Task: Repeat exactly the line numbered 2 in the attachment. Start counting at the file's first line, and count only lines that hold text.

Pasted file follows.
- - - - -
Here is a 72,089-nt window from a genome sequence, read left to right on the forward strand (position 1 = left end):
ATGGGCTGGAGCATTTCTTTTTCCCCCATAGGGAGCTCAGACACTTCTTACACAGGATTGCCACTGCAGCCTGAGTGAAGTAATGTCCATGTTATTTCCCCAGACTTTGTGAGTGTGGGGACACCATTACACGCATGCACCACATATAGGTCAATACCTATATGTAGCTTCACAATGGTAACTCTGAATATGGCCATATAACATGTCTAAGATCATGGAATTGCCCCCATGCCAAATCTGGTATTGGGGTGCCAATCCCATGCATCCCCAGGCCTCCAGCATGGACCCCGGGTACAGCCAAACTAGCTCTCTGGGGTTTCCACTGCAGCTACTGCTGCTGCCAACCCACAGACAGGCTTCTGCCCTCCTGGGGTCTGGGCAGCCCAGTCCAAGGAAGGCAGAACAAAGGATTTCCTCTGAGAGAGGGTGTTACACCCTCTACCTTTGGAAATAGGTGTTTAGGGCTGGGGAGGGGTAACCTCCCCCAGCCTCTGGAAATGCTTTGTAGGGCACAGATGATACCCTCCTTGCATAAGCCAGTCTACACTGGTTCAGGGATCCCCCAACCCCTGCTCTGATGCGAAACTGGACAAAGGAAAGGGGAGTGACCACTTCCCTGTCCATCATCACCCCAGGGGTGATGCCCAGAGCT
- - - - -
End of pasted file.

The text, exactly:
ATGGGCTGGAGCATTTCTTTTTCCCCCATAGGGAGCTCAGACACTTCTTACACAGGATTGCCACTGCAGCCTGAGTGAAGTAATGTCCATGTTATTTCCCCAGACTTTGTGAGTGTGGGGACACCATTACACGCATGCACCACATATAGGTCAATACCTATATGTAGCTTCACAATGGTAACTCTGAATATGGCCATATAACATGTCTAAGATCATGGAATTGCCCCCATGCCAAATCTGGTATTGGGGTGCCAATCCCATGCATCCCCAGGCCTCCAGCATGGACCCCGGGTACAGCCAAACTAGCTCTCTGGGGTTTCCACTGCAGCTACTGCTGCTGCCAACCCACAGACAGGCTTCTGCCCTCCTGGGGTCTGGGCAGCCCAGTCCAAGGAAGGCAGAACAAAGGATTTCCTCTGAGAGAGGGTGTTACACCCTCTACCTTTGGAAATAGGTGTTTAGGGCTGGGGAGGGGTAACCTCCCCCAGCCTCTGGAAATGCTTTGTAGGGCACAGATGATACCCTCCTTGCATAAGCCAGTCTACACTGGTTCAGGGATCCCCCAACCCCTGCTCTGATGCGAAACTGGACAAAGGAAAGGGGAGTGACCACTTCCCTGTCCATCATCACCCCAGGGGTGATGCCCAGAGCT